How does a 120-year-old insurance company get more value out of its agile transformation in 2 years than a high-tech company that’s been practicing agile for 14 years? Well, it has something to do with bad habits that form when organizations don’t scale agile beyond the team level. Or they coordinate work to include the business and program management roles but don’t focus on best practices and continuous improvement to maintain results.

Here are some common traps organizations can fall into around team-level agile:

The Easy Road

It’s human behavior to take the path of least resistance. In the context of agile, I’ve seen teams and delivery groups (even those that religiously do retrospectives) take the easy route to tackle a problem rather than take on time-consuming — and sometimes contentious — changes to improve how they work. This ultimately leads to technical debt, and worse, unhealthy agile practices.

Developer-only Agile

The whole premise of agile is to connect the business and development to deliver value. Even in companies where strong development teams are killing it with agile, it’s pretty common for those teams to exclude outsiders. When that happens, teams start working in isolation, losing sight of what other teams and the business need, when they need it. Responsiveness, predictability and value delivered quickly become disconnected from market windows and what customers want. Organizations trying to retain valuable programming talent do the same thing — make decisions that keep developers happy instead of thinking about what’s best for their customers and the company.

Managing the Matrix

Enterprises experimenting with agile often try it within existing organizational structures. While agile teams can exist that way for a while, more often than not they end up isolated and can’t consistently deliver the value that the company needs to win in the market.

Developer Musical Chairs

Sustaining dedicated teams over time is key to agile success. When you start moving developers around to solve various problems that pop up, you create an extra learning curve, lower capacity and, sometimes without intending to, make decisions that can derail the features you’re trying to deliver.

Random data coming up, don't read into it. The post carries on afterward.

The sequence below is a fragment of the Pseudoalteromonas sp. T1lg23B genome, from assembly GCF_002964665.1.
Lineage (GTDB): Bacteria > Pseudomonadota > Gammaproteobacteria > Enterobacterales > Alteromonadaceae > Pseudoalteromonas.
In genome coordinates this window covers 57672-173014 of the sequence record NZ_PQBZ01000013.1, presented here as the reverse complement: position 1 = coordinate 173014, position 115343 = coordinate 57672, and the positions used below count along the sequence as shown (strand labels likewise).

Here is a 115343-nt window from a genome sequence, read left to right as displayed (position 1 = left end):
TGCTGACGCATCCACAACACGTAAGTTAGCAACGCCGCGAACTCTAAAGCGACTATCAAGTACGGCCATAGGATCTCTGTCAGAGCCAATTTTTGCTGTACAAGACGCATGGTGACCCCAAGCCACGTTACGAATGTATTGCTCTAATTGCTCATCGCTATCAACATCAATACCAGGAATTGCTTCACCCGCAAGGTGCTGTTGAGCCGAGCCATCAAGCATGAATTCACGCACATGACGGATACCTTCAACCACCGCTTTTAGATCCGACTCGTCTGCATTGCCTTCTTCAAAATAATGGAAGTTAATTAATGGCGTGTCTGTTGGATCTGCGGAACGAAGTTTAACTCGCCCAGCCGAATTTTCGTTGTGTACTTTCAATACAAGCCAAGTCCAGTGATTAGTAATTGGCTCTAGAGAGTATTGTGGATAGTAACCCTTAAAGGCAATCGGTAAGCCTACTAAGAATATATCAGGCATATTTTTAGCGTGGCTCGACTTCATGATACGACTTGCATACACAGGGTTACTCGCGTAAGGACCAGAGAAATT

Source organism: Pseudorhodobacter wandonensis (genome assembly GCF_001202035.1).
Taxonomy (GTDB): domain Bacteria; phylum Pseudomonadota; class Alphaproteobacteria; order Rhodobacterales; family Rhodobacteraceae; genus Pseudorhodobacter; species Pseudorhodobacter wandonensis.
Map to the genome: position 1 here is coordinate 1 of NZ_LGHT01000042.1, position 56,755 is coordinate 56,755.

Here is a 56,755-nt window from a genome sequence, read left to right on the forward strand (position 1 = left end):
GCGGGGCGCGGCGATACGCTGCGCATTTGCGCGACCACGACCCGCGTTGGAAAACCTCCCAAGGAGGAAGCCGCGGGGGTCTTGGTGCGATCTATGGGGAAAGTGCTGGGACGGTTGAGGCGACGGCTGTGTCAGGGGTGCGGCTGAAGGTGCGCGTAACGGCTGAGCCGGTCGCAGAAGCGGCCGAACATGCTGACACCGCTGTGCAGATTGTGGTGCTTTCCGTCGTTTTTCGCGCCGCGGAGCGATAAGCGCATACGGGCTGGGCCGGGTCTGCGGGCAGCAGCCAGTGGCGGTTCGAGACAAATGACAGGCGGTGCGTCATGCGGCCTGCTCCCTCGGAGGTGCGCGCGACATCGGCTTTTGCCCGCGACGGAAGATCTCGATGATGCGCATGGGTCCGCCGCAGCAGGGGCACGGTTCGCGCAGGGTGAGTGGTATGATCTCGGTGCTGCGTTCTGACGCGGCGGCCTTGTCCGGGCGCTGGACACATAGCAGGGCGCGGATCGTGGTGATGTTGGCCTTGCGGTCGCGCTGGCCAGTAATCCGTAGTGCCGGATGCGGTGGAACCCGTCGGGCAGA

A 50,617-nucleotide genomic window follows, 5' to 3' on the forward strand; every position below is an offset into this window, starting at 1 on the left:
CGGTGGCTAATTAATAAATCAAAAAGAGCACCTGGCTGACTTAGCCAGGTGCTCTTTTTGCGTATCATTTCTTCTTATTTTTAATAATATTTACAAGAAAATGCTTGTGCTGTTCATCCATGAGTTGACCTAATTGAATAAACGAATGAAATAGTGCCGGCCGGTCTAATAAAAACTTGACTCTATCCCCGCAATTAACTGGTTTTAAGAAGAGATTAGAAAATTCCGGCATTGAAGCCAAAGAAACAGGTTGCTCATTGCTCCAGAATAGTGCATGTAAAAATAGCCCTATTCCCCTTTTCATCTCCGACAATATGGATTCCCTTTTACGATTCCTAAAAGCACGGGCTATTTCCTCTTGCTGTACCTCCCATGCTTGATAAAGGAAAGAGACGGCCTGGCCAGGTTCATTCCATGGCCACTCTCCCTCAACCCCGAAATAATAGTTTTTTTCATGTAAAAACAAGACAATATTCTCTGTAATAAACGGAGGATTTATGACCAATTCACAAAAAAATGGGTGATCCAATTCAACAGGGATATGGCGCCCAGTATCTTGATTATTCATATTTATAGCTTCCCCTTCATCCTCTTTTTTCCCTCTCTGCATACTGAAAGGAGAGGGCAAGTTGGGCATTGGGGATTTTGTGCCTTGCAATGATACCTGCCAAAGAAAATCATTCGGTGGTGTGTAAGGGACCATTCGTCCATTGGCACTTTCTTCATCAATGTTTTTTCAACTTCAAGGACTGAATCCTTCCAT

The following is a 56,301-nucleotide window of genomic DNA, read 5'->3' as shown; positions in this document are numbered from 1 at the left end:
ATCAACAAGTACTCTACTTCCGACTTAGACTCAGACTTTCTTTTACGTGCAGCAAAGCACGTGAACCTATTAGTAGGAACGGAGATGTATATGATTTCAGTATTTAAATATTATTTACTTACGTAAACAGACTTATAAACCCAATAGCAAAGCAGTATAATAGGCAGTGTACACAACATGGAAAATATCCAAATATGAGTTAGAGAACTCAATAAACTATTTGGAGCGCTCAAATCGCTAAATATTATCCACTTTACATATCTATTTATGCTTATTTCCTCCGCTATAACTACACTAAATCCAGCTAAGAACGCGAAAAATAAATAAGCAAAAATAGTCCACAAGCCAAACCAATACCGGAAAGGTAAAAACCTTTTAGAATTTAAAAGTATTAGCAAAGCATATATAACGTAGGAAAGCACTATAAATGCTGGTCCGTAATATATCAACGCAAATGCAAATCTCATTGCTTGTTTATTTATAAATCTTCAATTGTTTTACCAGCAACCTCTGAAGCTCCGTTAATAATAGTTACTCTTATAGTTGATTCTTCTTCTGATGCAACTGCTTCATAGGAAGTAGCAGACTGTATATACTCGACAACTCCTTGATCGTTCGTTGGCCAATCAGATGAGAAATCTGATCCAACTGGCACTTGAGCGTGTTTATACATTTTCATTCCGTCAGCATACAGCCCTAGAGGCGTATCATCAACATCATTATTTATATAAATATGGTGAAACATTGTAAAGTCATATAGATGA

Unmanaged Chaos

Companies that start to slack off on disciplined agile practices (like Kanban and Scrum) end up with highly reactive environments. This creates hidden work, high levels of work in process (WiP), lack of focus and even purposeful focus away from the company’s vision. Teams feel helpless and frustrated because they’re constantly playing defense.

Where Do You Start?

Sure, these problems can be overwhelming and prompt organizations to start questioning their investments in agile. But you can get back on track just by getting back to the basics.

Get back to basics. Re-establish great team-level practices (proper Scrum and Kanban), limit WiP and use metrics to help teams stay focused. Create value streams that follow the work, maintain dedicated teams and build strong delivery groups.

Adopt agile at scale. You won’t get to the next level of agile just by doing it at the team level — you need to launch a whole program right from the start. Organize for the work and find the courage to make your company structure part of the transformation. Create an agile center of excellence — and give it authority and funding — that guides the practices and evolution of your organization’s agile teams, delivery groups and people.

Include product and program management. Understand how to build a good agile roadmap and collaborate with your customers. Talk to them not only about what you’re currently delivering but about your future plans — and smooth the flow of work to teams so they’re working on the right things at the right time.

Invest in continuous improvement. Establish a culture of continuous improvement and support it with a mix of qualitative and quantitative measurements. Strategize collaboratively with big room planning that includes everyone in the delivery group. Watch how our customer, Seagate, uses big room planning to speed delivery, save costs and become a predictable engine for the business.

Achieve 4x Improvement

Achieving the true promise of agile (4x improvement) comes by connecting the whole system (not just teams) and making sure you’re always transforming and fine tuning to guide your agile journey.

Remember those two companies I mentioned? By launching its agile transformation at scale from the get-go, the insurance company (the agile rookie), Physicians Mutual, saw a 50-percent increase in major release frequency and the delivery of hundreds of items during the course of just one year. Read the case study. I was directly involved in helping the high-tech agile veteran (Rally) get back to basics to achieve 2x feature output and deliver 100 percent on our roadmap commitments. Proof that getting back to basics can net big benefits.


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